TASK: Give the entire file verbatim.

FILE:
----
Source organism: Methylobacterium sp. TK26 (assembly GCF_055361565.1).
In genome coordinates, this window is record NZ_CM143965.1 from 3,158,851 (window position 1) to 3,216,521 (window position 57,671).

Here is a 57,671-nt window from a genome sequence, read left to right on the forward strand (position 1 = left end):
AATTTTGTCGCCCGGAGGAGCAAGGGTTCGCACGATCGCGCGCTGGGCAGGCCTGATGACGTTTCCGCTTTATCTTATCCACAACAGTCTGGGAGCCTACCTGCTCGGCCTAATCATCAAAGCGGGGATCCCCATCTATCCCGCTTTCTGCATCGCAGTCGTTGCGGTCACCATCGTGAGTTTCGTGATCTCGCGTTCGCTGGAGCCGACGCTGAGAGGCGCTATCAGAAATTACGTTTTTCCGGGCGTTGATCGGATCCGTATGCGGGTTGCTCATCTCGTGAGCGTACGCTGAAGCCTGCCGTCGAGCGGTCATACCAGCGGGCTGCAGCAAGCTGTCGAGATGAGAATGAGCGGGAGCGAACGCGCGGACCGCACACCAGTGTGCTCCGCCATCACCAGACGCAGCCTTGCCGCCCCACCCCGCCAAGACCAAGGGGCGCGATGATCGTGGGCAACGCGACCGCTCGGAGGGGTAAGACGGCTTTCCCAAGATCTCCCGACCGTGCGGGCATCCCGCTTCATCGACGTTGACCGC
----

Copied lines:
Source organism: Methylobacterium sp. TK26 (assembly GCF_055361565.1).
In genome coordinates, this window is record NZ_CM143965.1 from 3,158,851 (window position 1) to 3,216,521 (window position 57,671).

Here is a 57,671-nt window from a genome sequence, read left to right on the forward strand (position 1 = left end):
AATTTTGTCGCCCGGAGGAGCAAGGGTTCGCACGATCGCGCGCTGGGCAGGCCTGATGACGTTTCCGCTTTATCTTATCCACAACAGTCTGGGAGCCTACCTGCTCGGCCTAATCATCAAAGCGGGGATCCCCATCTATCCCGCTTTCTGCATCGCAGTCGTTGCGGTCACCATCGTGAGTTTCGTGATCTCGCGTTCGCTGGAGCCGACGCTGAGAGGCGCTATCAGAAATTACGTTTTTCCGGGCGTTGATCGGATCCGTATGCGGGTTGCTCATCTCGTGAGCGTACGCTGAAGCCTGCCGTCGAGCGGTCATACCAGCGGGCTGCAGCAAGCTGTCGAGATGAGAATGAGCGGGAGCGAACGCGCGGACCGCACACCAGTGTGCTCCGCCATCACCAGACGCAGCCTTGCCGCCCCACCCCGCCAAGACCAAGGGGCGCGATGATCGTGGGCAACGCGACCGCTCGGAGGGGTAAGACGGCTTTCCCAAGATCTCCCGACCGTGCGGGCATCCCGCTTCATCGACGTTGACCGC